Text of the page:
RN: Every story that comes to mind is about individuals whom we diagnose with HIV and get connected immediately to services and care, perhaps PrEP for the partners. We have interdisciplinary team meetings. Just last month, I was in a room with our chief operation officer, our trans care navigation medical director, our linkage navigator, all talking about one person whom we had diagnosed with HIV and engaged into both HIV and hormone care. The person missed two appointments and then showed up having decided that HIV medication was not for them. Ten of us ended up talking about this one patient for a solid 45 minutes, asking, “How can we make sure this woman does not fall out of care?” So we asked one of our trans care navigators, a Black transgender woman, to reach out to this patient and talk to her one-on-one about her fears and concerns. We ended up coupling her hormone appointment with her HIV appointment, got her transportation to her appointments, and were able to get her back into care with the trans care navigator as her peer and support system. That story makes me feel like we’re doing everything right.
TM: What do you do for self-care and joy?
RN: I love to experiment with new cuisines and cook for my family and my wonderful partner. I have two young daughters, and that’s certainly an area of joy that fills me up and keeps me going. I want to be able to say to them someday, “Did you know Mommy used to work at a place that was just for people with HIV and LGBTQ people, and isn’t it crazy we used to have services tailored to that community?” I hope they grow up in a world where the need for that doesn’t exist anymore.
Positive POV: Precshard Williams
We spoke with Precshard Williams, 36, of St. Petersburg, Florida, who is lead prevention and sexual health specialist at Metro Inclusive Health. He was diagnosed with HIV in 2005.
Precshard Williams: I grew up in Daytona Beach, Florida. I was very outgoing. I liked to dance and sing in the choir with my two sisters. I lost my dad at 9, so I became a momma’s boy. I did well in school. I came out as gay in 11th grade. It was challenging, because resources in Daytona were, and still are, lacking in terms of how to handle a child of the “alternative lifestyle,” as they called it at the time. My last year of high school was rough, and I fell behind in my grades.
Tim Murphy: Did you get support from anyone around you regarding your sexuality?
PW: I definitely had support from my siblings, uncles, and aunts. But my mother had to come to grips with it. She blamed herself. In the Black culture, they thought it had to do with how a child was raised, something he was exposed to.
TM: So what did you do after high school?
PW: I migrated to Orlando. I needed answers about who I was as a Black gay man. I initially identified as bisexual and had a girlfriend. I didn’t realize that I had internalized homophobia. I wasn’t comfortable with who I was. I didn’t want to be effeminate, a drag queen. So in Orlando I met Angus Bradshaw at the organization Miracle of Love (MOL), who helped me.
TM: What compelled you to get tested for HIV?
PW: At MOL, I was educated on HIV and how to protect myself. And I got an STI from someone I was dating, and he wanted me to test for HIV as well. In the back of my mind, I thought he was cheating on me. I didn’t realize I had low self-esteem at the time. This guy was very popular. I was in love with him and placed myself in situations I should not have.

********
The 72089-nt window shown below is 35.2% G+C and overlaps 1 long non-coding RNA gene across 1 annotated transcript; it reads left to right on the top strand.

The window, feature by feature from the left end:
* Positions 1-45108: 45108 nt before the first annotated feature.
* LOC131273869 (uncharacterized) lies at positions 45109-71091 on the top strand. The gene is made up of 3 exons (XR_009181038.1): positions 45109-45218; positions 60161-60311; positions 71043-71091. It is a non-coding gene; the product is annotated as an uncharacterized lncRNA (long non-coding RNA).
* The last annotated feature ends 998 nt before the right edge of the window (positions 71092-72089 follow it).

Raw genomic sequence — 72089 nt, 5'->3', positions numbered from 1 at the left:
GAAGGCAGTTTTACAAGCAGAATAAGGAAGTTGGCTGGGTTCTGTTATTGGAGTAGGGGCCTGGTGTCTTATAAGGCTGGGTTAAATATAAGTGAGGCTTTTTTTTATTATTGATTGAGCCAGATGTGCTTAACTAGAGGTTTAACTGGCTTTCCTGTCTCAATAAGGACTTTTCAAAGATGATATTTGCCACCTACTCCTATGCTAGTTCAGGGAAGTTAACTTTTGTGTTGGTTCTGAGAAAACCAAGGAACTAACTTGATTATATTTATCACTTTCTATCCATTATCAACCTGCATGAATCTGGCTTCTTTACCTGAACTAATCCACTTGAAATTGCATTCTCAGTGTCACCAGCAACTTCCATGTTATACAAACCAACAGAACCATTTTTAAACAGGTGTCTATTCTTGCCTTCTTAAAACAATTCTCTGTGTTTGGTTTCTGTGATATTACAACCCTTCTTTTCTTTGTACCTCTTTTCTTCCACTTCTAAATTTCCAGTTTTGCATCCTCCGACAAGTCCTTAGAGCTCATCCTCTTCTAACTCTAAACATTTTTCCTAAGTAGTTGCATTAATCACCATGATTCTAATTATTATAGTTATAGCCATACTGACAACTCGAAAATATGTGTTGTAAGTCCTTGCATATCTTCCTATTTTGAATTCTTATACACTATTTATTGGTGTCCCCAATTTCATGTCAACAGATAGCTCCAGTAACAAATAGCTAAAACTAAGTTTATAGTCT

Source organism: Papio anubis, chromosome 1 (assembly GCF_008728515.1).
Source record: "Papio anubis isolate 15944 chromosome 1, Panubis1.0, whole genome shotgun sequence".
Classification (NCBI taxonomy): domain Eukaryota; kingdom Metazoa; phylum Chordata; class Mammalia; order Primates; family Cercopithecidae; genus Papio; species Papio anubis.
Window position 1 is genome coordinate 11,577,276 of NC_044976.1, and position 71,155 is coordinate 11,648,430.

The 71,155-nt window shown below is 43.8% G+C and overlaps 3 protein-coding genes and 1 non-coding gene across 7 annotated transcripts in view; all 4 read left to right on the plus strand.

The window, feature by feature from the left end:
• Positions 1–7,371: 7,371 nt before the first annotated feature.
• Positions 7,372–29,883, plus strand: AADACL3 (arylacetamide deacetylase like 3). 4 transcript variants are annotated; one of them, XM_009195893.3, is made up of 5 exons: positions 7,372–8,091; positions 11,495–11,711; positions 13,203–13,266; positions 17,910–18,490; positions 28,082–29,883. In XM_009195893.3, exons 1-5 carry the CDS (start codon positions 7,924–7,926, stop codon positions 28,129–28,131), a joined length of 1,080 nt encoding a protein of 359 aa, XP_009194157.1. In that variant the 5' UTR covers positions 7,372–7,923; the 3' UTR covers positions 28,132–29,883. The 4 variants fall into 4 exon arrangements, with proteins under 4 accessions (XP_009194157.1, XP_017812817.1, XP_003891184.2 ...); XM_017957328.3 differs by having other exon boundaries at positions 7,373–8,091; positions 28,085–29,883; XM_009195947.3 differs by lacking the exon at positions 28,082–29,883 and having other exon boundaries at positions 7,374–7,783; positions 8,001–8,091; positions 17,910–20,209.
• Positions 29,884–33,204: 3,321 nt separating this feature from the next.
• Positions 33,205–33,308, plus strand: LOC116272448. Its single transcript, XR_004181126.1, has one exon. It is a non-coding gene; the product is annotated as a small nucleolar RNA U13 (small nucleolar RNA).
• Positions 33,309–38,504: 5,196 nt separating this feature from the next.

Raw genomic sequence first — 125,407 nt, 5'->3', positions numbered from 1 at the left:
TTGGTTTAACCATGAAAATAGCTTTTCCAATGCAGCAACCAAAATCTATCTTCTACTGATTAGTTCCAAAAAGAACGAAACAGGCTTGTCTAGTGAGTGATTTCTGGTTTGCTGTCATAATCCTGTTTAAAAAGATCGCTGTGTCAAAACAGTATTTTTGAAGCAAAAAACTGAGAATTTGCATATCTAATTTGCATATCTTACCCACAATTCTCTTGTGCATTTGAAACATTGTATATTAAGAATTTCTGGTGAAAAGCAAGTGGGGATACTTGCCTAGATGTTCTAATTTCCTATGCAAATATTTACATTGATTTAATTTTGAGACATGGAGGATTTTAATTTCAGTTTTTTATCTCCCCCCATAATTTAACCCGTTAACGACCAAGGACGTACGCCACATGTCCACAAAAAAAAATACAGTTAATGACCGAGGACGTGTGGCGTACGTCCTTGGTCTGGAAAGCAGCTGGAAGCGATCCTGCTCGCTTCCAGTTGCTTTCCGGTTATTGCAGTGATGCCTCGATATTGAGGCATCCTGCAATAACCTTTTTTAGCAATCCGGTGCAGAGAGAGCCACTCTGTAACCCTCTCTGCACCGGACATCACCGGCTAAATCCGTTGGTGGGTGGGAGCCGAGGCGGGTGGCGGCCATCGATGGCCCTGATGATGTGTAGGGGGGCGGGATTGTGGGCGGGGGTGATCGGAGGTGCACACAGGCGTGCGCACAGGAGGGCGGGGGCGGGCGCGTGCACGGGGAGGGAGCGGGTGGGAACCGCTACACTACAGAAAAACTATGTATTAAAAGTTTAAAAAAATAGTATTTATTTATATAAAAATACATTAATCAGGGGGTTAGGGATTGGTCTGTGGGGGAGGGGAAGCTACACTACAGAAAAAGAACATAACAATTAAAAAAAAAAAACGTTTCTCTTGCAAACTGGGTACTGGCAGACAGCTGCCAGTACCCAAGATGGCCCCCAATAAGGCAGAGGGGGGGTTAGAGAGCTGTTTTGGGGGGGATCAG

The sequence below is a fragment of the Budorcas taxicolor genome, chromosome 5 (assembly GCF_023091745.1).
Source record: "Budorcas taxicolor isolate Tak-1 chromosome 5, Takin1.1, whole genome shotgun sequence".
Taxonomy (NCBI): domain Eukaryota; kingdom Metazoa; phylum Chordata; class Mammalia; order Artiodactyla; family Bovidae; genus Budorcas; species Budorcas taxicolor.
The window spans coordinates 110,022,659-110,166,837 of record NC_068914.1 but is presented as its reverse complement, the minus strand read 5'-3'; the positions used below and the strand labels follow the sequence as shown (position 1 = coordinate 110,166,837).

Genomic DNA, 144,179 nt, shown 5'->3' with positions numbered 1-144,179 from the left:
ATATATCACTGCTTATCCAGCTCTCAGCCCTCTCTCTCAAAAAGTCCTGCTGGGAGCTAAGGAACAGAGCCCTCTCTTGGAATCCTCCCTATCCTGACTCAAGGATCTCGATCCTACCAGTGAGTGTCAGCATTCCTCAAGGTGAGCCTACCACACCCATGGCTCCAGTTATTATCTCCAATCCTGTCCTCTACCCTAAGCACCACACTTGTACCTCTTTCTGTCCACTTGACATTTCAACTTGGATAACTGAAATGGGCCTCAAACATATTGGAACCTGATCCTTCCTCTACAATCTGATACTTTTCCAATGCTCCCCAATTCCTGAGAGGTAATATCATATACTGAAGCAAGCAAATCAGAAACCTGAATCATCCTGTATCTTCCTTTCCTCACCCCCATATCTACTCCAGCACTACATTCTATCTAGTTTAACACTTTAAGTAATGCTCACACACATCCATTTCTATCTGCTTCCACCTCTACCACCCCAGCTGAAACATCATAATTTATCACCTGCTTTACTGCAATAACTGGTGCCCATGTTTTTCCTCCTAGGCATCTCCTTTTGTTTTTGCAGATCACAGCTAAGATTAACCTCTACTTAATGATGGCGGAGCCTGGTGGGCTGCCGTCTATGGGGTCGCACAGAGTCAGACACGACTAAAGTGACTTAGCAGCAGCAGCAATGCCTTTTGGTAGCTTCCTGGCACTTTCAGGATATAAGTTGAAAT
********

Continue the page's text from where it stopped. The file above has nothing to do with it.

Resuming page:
TM: What was your reaction to your HIV diagnosis?
PW: I passed out. And when I came to, my doctor was asking who my partner was and saying that I needed to call the department of health (DOH) for further testing. Of course I didn’t find the courage to do that for four or five months, even though I was getting calls and drop-by visits from the DOH, leaving notes in my door, “Someone in your home tested positive for an STI ...” I was living with my best friend, my support, whom I immediately told.
So finally I go back to the DOH, and the staff connected me to the Hug Me Clinic. I was afraid of being seen by someone. I was embarrassed. So I started treatment a month later with Orlando Immunology, which was doing a treatment study for people with HIV. But I had side effects, because I was accidentally taking three times the dose. I got sicker and sicker each day. I brought my pills to the clinic and freaked out the whole office! And then I started taking the right dose and I was fine.
By that time, I had told my family. My mom and I had a better relationship by then. Disclosing my HIV status to her broke the ice on the gay thing, because my risk of getting HIV as a gay man had been one of her main concerns. I also felt like it had been inevitable as a gay Black man because it’s so prevalent in our community.
So during the time I was in the study I learned so much about living with HIV, and my family and friends did too, which made me feel better about the situation and who I was. So I started to go back out there and date again. Not all those dates led to me being in a relationship, but some lead to great friendships with people who respected me as someone who could be honest about their situation. Even if they were afraid of being in a relationship with me, they wanted to learn more about me.
One day Angus told me that a position had come up at Miracle of Love. I applied and didn’t get it. I didn’t have a college degree. I didn’t share my HIV status when I applied. I wasn’t comfortable putting it out there yet, and I didn’t want to disappoint Angus. So MOL wanted me to attend an HIV prevention intervention called “D-up!” standing for “Defend yourself!” so I would see what I was applying for in the future. But right after, the person who got the job instead of me was let go, and Angus said, “We want to give it to you.”